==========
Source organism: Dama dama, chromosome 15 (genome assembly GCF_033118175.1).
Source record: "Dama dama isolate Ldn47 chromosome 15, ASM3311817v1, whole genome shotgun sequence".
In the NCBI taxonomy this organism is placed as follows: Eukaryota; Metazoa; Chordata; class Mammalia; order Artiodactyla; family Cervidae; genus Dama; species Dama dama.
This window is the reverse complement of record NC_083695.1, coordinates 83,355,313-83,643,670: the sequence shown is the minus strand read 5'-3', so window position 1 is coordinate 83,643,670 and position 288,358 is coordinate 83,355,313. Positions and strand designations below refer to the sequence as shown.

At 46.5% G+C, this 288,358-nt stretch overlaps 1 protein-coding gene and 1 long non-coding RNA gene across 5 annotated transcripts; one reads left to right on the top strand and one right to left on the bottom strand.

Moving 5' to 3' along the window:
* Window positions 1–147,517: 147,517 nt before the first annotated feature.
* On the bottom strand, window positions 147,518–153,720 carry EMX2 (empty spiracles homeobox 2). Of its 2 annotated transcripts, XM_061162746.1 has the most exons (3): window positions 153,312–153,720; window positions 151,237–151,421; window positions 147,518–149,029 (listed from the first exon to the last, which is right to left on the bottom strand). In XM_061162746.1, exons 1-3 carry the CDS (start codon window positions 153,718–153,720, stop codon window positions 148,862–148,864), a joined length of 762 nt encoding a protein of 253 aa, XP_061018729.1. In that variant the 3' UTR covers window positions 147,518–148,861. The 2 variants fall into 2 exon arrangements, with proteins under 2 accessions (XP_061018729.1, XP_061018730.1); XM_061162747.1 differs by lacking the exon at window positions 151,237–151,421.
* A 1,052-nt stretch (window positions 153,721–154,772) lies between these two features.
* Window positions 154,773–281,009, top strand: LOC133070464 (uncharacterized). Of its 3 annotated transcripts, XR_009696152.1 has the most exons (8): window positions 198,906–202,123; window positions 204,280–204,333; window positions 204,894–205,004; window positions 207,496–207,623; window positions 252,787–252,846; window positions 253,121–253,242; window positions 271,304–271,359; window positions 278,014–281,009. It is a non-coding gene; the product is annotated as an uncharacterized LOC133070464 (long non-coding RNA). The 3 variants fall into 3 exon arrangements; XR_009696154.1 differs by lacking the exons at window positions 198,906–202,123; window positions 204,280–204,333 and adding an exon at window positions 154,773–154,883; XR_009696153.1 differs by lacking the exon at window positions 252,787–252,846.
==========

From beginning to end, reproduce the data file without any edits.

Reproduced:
Source organism: Dama dama, chromosome 15 (genome assembly GCF_033118175.1).
Source record: "Dama dama isolate Ldn47 chromosome 15, ASM3311817v1, whole genome shotgun sequence".
In the NCBI taxonomy this organism is placed as follows: Eukaryota; Metazoa; Chordata; class Mammalia; order Artiodactyla; family Cervidae; genus Dama; species Dama dama.
This window is the reverse complement of record NC_083695.1, coordinates 83,355,313-83,643,670: the sequence shown is the minus strand read 5'-3', so window position 1 is coordinate 83,643,670 and position 288,358 is coordinate 83,355,313. Positions and strand designations below refer to the sequence as shown.

At 46.5% G+C, this 288,358-nt stretch overlaps 1 protein-coding gene and 1 long non-coding RNA gene across 5 annotated transcripts; one reads left to right on the top strand and one right to left on the bottom strand.

Moving 5' to 3' along the window:
* Window positions 1–147,517: 147,517 nt before the first annotated feature.
* On the bottom strand, window positions 147,518–153,720 carry EMX2 (empty spiracles homeobox 2). Of its 2 annotated transcripts, XM_061162746.1 has the most exons (3): window positions 153,312–153,720; window positions 151,237–151,421; window positions 147,518–149,029 (listed from the first exon to the last, which is right to left on the bottom strand). In XM_061162746.1, exons 1-3 carry the CDS (start codon window positions 153,718–153,720, stop codon window positions 148,862–148,864), a joined length of 762 nt encoding a protein of 253 aa, XP_061018729.1. In that variant the 3' UTR covers window positions 147,518–148,861. The 2 variants fall into 2 exon arrangements, with proteins under 2 accessions (XP_061018729.1, XP_061018730.1); XM_061162747.1 differs by lacking the exon at window positions 151,237–151,421.
* A 1,052-nt stretch (window positions 153,721–154,772) lies between these two features.
* Window positions 154,773–281,009, top strand: LOC133070464 (uncharacterized). Of its 3 annotated transcripts, XR_009696152.1 has the most exons (8): window positions 198,906–202,123; window positions 204,280–204,333; window positions 204,894–205,004; window positions 207,496–207,623; window positions 252,787–252,846; window positions 253,121–253,242; window positions 271,304–271,359; window positions 278,014–281,009. It is a non-coding gene; the product is annotated as an uncharacterized LOC133070464 (long non-coding RNA). The 3 variants fall into 3 exon arrangements; XR_009696154.1 differs by lacking the exons at window positions 198,906–202,123; window positions 204,280–204,333 and adding an exon at window positions 154,773–154,883; XR_009696153.1 differs by lacking the exon at window positions 252,787–252,846.